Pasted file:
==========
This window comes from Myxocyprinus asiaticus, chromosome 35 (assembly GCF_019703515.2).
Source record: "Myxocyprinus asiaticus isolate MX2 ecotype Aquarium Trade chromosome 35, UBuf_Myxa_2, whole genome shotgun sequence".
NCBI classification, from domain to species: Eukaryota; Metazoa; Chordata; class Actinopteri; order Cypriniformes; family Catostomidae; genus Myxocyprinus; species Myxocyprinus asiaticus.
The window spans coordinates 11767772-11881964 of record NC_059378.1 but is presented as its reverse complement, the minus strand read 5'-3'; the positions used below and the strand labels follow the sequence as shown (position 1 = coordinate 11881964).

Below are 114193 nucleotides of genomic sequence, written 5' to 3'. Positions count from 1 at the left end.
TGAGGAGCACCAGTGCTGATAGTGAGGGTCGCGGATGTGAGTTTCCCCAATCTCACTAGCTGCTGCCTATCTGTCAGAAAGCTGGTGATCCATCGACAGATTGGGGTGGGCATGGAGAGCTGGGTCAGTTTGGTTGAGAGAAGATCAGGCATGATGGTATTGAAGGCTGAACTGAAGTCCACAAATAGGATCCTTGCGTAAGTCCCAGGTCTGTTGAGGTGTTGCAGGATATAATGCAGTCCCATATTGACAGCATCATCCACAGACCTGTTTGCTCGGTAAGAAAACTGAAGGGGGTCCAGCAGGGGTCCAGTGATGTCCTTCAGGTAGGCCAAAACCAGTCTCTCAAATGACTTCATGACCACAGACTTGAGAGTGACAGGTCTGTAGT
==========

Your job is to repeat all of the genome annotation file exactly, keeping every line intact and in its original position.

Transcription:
This window comes from Myxocyprinus asiaticus, chromosome 35 (assembly GCF_019703515.2).
Source record: "Myxocyprinus asiaticus isolate MX2 ecotype Aquarium Trade chromosome 35, UBuf_Myxa_2, whole genome shotgun sequence".
NCBI classification, from domain to species: Eukaryota; Metazoa; Chordata; class Actinopteri; order Cypriniformes; family Catostomidae; genus Myxocyprinus; species Myxocyprinus asiaticus.
The window spans coordinates 11767772-11881964 of record NC_059378.1 but is presented as its reverse complement, the minus strand read 5'-3'; the positions used below and the strand labels follow the sequence as shown (position 1 = coordinate 11881964).

Below are 114193 nucleotides of genomic sequence, written 5' to 3'. Positions count from 1 at the left end.
TGAGGAGCACCAGTGCTGATAGTGAGGGTCGCGGATGTGAGTTTCCCCAATCTCACTAGCTGCTGCCTATCTGTCAGAAAGCTGGTGATCCATCGACAGATTGGGGTGGGCATGGAGAGCTGGGTCAGTTTGGTTGAGAGAAGATCAGGCATGATGGTATTGAAGGCTGAACTGAAGTCCACAAATAGGATCCTTGCGTAAGTCCCAGGTCTGTTGAGGTGTTGCAGGATATAATGCAGTCCCATATTGACAGCATCATCCACAGACCTGTTTGCTCGGTAAGAAAACTGAAGGGGGTCCAGCAGGGGTCCAGTGATGTCCTTCAGGTAGGCCAAAACCAGTCTCTCAAATGACTTCATGACCACAGACTTGAGAGTGACAGGTCTGTAGT